How to be a Better Birder
Princeton University Press
I’ve been birding ever since I moved to the West Coast nearly 20 years ago. Back then my strategy was pretty basic. My first field guide was a National Geographic Field Guide to the Birds of North America (I think I might still have that now battered book somewhere) and essentially I headed to a local park or green space and walked around trying to figure out the birds. It was a great deal of fun and I learned quite a lot on my own.
I wish that I had had Derek Lovitch’s How to Be a Better Birder when I was starting out—while this book doesn’t offer all the answers, it does provide birders with a number of interesting strategies that they can use to find birds and better identify them when they do. Reading it has given me a much better understanding of how birds behave (particularly during migration) and how habitat, geography, and weather systems can “produce” target species.
The book is organized around different aspects of systematic birding and interconnected strategies that will help you better find better birds. Lovitch emphasizes a “whole bird approach” in which he encourages birders to take a more careful look at species in the field. Rather than simply relying on using field marks detailed in most guide books, he suggests looking at behaviour, shape and size, what the bird is doing, and what type of habitat it is in. Thorough note taking and record keeping are also stressed as well as practice.
A chapter is devoted to using habitat to both find birds and to help identify them. Some examples are given, but the main idea is to become more aware of what species can be found where and why. Finding an Alder Flycatcher is a lot less likely than finding a Willow Flycatcher when searching a willow wetland that occurs within the range for both species. While this example is fairly obvious, Lovitch describes other microhabitat differences for other birds that are quite fascinating. Again, several examples are given which provide good starting points for birders to dig a little deeper into the habitat requirements of local birds and narrow their choices when confronted with hard to separate species.
The majority of the book is focused on ways to use knowledge of geography (like migrant traps, and range maps), vagrant behaviour (mirror migrants), and how birds react to weather systems. There is a little bit of repetition in the chapters that deal with weather forecasts and using radar to predict where migrant birds will show up but the concepts are intertwined. I’ve never looked too closely at weather forecasts but after reading this book I’m definitely going to give it a try. Fortunately, Lovitch outlines the steps that he follows when consulting forecasts and radar images and provides several relevant examples and a case study of how it works (and why it sometimes doesn’t—which was really a reinforcement of what happens when you don’t do your homework!).
Tying into the the idea of record keeping is the idea of citizen science and contributing to bird research. This section of the book is more of a overview of ways to become involved (and continue learning) through participation in Christmas Bird Counts, Breeding Bird Surveys and other volunteer projects. Lovitch also recommends patch birding, keeping a list of a local “patch” and visiting it frequently to monitor changes in bird populations. It’s a great way to become familiar with more common birds and hopefully turn up something a little more unusual.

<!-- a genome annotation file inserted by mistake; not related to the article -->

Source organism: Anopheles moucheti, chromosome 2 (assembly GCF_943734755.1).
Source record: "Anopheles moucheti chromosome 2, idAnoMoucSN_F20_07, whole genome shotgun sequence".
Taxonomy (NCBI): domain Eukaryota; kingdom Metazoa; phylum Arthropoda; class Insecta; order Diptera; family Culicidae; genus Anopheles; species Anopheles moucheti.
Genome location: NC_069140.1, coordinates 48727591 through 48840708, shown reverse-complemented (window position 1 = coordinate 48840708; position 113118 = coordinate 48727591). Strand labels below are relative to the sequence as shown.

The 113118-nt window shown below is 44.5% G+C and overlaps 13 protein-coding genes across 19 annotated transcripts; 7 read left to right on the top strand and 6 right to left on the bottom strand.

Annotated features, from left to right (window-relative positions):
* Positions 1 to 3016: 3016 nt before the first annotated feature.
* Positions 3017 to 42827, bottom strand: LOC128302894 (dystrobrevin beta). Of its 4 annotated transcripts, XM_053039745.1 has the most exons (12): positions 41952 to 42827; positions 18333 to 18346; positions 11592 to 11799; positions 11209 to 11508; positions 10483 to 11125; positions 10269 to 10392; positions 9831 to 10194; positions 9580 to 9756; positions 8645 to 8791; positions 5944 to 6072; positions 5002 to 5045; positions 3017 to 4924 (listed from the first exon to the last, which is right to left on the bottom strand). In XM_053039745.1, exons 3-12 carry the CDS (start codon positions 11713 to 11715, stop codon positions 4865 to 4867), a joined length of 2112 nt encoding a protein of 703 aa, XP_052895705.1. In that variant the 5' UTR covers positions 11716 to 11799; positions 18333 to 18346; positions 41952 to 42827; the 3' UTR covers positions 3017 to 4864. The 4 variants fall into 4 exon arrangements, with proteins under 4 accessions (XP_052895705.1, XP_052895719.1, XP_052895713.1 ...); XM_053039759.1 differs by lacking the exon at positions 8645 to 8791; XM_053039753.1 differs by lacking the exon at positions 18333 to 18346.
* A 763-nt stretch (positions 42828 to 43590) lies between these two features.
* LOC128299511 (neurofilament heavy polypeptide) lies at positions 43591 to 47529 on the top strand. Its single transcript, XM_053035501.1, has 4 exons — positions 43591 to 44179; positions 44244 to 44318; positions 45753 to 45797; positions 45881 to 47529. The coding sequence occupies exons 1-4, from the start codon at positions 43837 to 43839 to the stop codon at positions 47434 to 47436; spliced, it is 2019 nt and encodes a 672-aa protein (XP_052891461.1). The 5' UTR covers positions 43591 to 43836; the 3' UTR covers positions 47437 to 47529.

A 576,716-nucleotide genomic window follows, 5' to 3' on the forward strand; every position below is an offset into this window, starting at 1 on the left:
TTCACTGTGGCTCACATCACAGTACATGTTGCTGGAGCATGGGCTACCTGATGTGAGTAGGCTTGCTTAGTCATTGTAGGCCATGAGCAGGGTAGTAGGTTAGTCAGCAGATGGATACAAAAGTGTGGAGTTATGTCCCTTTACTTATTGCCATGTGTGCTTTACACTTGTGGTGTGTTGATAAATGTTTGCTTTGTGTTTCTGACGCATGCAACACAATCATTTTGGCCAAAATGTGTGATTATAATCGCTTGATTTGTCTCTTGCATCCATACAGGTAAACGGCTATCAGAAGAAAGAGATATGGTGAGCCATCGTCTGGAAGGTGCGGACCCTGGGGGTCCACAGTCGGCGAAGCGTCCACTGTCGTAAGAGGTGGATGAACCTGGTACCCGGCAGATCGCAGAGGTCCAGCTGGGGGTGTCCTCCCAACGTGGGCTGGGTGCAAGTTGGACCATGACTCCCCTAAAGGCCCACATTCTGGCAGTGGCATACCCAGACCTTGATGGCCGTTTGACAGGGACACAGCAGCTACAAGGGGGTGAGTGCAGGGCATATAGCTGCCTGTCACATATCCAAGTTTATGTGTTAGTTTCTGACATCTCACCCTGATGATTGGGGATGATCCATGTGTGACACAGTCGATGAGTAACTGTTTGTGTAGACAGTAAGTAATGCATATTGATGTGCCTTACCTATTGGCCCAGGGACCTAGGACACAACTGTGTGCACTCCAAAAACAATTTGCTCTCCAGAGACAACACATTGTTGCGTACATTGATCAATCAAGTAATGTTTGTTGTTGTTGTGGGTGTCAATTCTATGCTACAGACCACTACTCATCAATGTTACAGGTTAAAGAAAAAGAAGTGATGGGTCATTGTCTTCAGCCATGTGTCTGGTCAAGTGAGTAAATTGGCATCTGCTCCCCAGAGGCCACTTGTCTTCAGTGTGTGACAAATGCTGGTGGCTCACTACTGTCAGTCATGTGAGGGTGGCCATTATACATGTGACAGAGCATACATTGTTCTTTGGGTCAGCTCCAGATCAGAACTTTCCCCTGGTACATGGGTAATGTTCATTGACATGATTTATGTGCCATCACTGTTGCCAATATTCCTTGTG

Overall this is an excellent book for beginning and intermediate birders. It is very easy reading and I think that it would appeal to younger birders just starting out. Lovitch works in many examples of how to use his strategies to know “what to expect, when to expect it, and where to expect it.” How to Be a Better Birder is a starting point and many references are provided for readers to follow up on ideas in more detail. While the book was generally well written, it was a little repetitive in places and the overuse of exclamation marks was a bit grating.
I would have liked to have seen more examples based on the west coast. Most of the book is focused on locations on the eastern seaboard so readers in western North America may feel a little shortchanged. Fortunately, birders will still be able to apply what they’ve learned in their local areas wherever they are.
The book is visually appealing and well laid out, aside from the illustrations and maps by Luke Seitz. I’m not sure if they were meant to have a “field book sketch” look or if that was simply how they were reproduced, but they feel unfinished. Several of the maps have inconsistent shading that looks to be applied with pencil crayon and then scanned. It’s a minor detail, but noticeable, and some readers will find it distracting.
Depending on where you live, I’d suggest you consider borrowing a copy of the book before purchasing it. For east coast birders this book will be very relevant and might be worth a place on your bookshelf. Birders in other parts of North America might want to borrow it from a friend or library before purchasing it. You’ll be able to apply what you learn locally and the additional resources are useful. I’ll be passing this free review copy on to a beginning birder in the area and hopefully he’ll become a better birder because of it!